With the recent developments in the high-throughput and high-resolution methods for DNA methylation analysis such as pyrosequencing and luminometric methylation assays (LUMAs), global DNA methylation level was fully analysed in various tumours. More and more researchers found that DNA hypomethylation is inversely associated with tumour progress through promoting carcinogenesis by increasing DNA recombination or by direct and indirect effects on gene expression, such as overexpression of some imprinted genes, activation of genes associated with tumour invasion or metastasis and so on [7].

Although numerous studies have attempted to assess the prognostic value of DNA hypomethylation in diverse cancers, identification of the results remain controversial and ambiguous as following: several studies have found that global DNA hypomethylation was a prognostic factor for dismal outcome, other studies, however, drew beneficial conclusions [8][10] or found no significant association [8], [9], [11][14]. To clarify this question, we conducted this meta-analysis to appraise the prognostic value of global genomic hypomethylation in various tumours.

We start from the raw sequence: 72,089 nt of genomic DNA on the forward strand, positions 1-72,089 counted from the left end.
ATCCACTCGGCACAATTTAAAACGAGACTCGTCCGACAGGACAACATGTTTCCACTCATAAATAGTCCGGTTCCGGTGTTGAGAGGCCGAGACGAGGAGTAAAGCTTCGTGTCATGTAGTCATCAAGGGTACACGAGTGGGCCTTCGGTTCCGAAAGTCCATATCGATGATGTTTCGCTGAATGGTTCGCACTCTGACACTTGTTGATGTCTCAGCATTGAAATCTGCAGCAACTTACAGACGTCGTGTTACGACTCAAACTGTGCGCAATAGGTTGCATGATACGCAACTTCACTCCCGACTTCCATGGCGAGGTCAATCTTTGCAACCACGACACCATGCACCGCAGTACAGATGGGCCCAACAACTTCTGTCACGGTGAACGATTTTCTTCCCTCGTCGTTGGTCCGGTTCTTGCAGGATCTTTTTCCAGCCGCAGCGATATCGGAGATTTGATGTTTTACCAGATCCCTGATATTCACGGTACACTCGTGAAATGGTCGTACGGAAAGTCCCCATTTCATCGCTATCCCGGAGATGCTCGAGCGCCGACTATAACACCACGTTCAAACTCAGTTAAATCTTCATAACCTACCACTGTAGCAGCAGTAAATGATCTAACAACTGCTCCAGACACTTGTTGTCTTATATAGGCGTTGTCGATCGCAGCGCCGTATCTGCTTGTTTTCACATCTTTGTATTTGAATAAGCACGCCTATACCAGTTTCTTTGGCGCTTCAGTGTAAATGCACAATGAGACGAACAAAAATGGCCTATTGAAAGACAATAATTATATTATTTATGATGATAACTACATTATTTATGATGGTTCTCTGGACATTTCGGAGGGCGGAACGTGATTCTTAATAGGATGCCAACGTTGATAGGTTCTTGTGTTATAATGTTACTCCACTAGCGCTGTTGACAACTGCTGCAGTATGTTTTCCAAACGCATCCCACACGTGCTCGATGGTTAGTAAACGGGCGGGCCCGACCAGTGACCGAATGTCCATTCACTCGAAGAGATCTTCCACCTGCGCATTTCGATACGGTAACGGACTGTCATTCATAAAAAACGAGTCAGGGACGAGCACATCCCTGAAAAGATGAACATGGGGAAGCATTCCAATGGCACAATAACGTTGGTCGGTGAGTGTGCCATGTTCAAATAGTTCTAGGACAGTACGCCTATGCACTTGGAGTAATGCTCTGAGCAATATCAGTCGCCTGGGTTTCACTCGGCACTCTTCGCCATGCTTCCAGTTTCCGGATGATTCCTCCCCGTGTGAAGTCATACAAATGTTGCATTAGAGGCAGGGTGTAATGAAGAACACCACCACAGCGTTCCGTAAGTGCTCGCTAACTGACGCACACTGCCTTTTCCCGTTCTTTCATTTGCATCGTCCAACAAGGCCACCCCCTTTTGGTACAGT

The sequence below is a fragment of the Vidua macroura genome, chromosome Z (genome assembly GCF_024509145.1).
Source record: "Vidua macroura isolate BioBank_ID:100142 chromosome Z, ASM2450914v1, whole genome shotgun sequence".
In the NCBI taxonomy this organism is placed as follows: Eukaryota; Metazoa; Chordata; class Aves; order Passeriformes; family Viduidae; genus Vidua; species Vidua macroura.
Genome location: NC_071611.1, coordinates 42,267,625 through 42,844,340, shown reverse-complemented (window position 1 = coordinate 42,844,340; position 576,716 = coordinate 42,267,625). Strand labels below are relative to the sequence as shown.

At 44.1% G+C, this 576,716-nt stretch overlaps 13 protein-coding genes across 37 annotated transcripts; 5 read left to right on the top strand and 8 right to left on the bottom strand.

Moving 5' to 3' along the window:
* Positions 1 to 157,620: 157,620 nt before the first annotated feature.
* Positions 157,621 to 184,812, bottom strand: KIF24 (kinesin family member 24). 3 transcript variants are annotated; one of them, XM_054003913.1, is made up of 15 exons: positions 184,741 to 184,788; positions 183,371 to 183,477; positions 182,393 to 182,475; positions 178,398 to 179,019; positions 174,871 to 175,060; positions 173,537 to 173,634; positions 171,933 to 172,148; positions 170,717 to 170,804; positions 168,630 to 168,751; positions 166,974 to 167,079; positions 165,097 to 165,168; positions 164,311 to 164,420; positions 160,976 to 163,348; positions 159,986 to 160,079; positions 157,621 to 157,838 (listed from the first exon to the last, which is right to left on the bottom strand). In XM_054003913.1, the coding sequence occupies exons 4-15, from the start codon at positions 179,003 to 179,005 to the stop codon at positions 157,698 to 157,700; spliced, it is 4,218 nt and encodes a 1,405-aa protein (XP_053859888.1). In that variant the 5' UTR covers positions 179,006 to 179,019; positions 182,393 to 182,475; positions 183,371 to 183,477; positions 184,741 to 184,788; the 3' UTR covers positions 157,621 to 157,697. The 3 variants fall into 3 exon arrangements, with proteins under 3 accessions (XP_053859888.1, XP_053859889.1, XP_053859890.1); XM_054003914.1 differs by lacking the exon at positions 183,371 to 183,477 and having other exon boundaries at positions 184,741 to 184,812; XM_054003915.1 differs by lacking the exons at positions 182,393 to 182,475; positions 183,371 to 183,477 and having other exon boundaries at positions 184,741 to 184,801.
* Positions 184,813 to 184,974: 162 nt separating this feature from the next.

Materials and Methods

Search strategy and selection criteria

We followed the guideline of MOOSE (Meta-analysis of Observational Studies in Epidemiology) [15] and PRISMA (Preferred Reporting Items for Systematic Reviews and Meta-analysis) [16] to systematically conduct and report this meta-analysis. Two reviewers (Jinhui Li and Qingyuan Huang) independently performed a systematic literature search of the following electronic databases to identify studies that assessed the prognostic utility of global DNA (including its surrogate markers: Alu, LINE-1 and Sat-α) hypomethylation in patients with any type of carcinomas without language limitation: PubMed, Embase, ISI Web of Science and the Cochrane library (last search was on August 2013).